It would be nice if there were crackdowns on dangerous motor vehicle violations everywhere.
NYC has a lot of pedestrians and a large population of prosperous carless people. Seems like a good place for MV traffic enforcement to start.
If you read Streetsblog, they make it seem that NYPD could give a shit about traffic related deaths which is in contrast to what the DOT is doing to try to prevent them.
I wonder what was the impetus behind strict penalties for MV infractions in work zones. Is there a difference between how police handle a vehicle hitting a construction worker versus a vehicle hitting a cyclist or pedestrian?
The cynic in me says that it’s because highway workers “have” to be in traffic, while those interloping peds and cyclists should know better, and deserve what they get if they trespass in the road.
I think that in certain narrowly defined situations, with specific priviledged constituencies, there’s a nascent awareness that “vehicle violence” is unacceptable.
Kill a pedestrian while driving, it’s OK.
Kill a pedestrian drunk driving, it’s not OK.
Kill a person walking on the highway, it’s OK.
Kill a state highway worker, it’s not OK.
Kill a bicyclist, it’s OK.
Kill a mom pushing an infant, it’s not OK.
I’m hoping that means we’re about to realize that Vehicle Violence is not an Acceptable Accident at any time, and the change is just happening in slightly irregular waves.
We kill as many people on the roads as we lose to cancer, each and every year. Our war deaths pale in comparison.
(and I guess that’s another topic)
@reddan Or I’m wondering if perhaps the construction workers are effective at lobbying
re: work zones, it turns out that work zones are like accident factories, but it’s fairly rarely the workers who are part of the collision. my WAG is that some reasonable person said “hey, construction areas are very dangerous for all road users. we should do something about that.” and then some politician said “think of those poor workers! they’re only doing their job!” and that sold the idea to legislators.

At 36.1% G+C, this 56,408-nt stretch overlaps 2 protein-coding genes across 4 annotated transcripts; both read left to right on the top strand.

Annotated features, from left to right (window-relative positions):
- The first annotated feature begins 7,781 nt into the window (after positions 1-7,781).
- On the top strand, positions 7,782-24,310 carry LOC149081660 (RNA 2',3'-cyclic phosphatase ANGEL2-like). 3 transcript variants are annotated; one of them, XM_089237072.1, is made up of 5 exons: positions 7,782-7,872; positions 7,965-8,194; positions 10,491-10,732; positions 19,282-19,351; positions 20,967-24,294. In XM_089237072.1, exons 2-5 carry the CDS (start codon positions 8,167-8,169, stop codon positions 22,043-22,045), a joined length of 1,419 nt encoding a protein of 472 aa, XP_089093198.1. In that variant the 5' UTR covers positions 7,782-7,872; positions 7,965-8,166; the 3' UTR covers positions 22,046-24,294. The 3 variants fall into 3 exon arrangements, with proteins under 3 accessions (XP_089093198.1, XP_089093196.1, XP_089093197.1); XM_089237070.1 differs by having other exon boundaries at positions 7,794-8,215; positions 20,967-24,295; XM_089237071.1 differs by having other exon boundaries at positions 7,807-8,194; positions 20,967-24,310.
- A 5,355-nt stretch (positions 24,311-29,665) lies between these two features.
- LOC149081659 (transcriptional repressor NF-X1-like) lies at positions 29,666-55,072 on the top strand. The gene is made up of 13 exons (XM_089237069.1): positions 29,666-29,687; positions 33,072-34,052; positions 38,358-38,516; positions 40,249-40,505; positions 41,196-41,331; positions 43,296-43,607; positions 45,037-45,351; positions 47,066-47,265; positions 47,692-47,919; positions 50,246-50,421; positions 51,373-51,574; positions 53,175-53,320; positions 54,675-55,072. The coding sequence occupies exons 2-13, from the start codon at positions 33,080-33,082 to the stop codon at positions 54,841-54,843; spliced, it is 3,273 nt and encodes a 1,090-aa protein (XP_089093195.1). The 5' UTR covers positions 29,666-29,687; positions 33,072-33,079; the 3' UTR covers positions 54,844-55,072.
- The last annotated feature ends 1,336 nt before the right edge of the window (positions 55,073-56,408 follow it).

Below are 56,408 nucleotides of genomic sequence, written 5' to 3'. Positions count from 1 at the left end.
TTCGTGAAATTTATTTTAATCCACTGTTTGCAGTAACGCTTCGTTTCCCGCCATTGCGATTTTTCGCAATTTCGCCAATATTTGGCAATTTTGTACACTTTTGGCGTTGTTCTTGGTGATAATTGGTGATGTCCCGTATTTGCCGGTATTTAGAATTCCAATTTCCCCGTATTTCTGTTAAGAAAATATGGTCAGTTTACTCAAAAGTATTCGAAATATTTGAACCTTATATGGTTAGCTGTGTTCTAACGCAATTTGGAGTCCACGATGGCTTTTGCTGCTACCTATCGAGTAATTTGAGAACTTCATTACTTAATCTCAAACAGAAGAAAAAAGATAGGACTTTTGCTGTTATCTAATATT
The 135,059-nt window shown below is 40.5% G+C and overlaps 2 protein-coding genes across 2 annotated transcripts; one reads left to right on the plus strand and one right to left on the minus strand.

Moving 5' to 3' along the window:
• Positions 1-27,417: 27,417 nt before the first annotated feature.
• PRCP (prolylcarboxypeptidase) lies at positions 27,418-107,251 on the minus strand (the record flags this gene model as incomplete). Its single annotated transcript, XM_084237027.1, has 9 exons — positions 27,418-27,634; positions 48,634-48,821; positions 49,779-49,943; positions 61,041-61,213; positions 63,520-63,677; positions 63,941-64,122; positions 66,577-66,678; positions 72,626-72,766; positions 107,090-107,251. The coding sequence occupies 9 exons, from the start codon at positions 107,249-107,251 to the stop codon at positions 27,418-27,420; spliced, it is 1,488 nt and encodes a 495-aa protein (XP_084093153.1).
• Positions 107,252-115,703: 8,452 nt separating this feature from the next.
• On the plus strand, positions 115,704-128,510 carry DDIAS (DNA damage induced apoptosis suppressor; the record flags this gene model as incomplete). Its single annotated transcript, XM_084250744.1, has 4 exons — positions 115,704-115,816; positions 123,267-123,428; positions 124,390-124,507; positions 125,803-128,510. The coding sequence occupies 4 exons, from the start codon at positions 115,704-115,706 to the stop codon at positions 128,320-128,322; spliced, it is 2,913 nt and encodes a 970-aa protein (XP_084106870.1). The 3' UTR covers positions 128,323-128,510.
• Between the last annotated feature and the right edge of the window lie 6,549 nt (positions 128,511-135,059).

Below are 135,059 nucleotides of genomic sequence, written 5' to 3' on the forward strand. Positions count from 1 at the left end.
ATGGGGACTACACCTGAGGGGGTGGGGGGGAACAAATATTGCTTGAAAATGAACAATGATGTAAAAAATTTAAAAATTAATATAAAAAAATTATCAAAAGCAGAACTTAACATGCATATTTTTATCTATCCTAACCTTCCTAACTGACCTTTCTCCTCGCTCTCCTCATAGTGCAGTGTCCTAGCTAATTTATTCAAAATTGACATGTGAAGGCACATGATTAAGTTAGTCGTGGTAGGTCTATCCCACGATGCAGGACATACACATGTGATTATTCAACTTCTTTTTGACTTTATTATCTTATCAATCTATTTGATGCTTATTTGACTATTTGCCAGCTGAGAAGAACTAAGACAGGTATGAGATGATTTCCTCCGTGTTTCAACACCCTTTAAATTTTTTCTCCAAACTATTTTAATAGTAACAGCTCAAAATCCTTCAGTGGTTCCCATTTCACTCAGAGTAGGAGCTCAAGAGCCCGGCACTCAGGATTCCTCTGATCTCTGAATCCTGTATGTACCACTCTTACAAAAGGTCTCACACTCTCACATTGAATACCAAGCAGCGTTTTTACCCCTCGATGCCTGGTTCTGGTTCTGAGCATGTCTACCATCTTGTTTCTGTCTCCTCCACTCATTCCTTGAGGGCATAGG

but honestly, if there was some predictable methodology by which some bills become law and others don’t, i have yet to see it.
So the big news last night – two young nursing students, who stopped to help some idiot who fell asleep and rolled his car, had to jump from a bridge to avoid nearly being hit by an oncoming truck, they are now in critical condition. The “news” mentions nothing of the truck that nearly clipped them, no word of an investigation, anything, just that many people are praying for them. Yay. Our society as a whole is criminally insane.
How about this one? Father falls asleep at the wheel with his kids in the car, drifts into the oncoming lane and causes a head on collision. No charges have been filed.
@rsprake: so what’s the suggestion here? The father did it on purpose? He wanted to harm the other driver? he’s a negligent driver? What are you saying?
The event just happened. It is “still under investigation.” Should they just start charging him with crimes without investigating and having all their facts straight?
For all I know the guy was DUI. OR… maybe he suffered a stroke or seizure… Point is we just don’t know. That is why they investigate.
And please, spare me the predictable flip-flop boy posts. These are apples and oranges.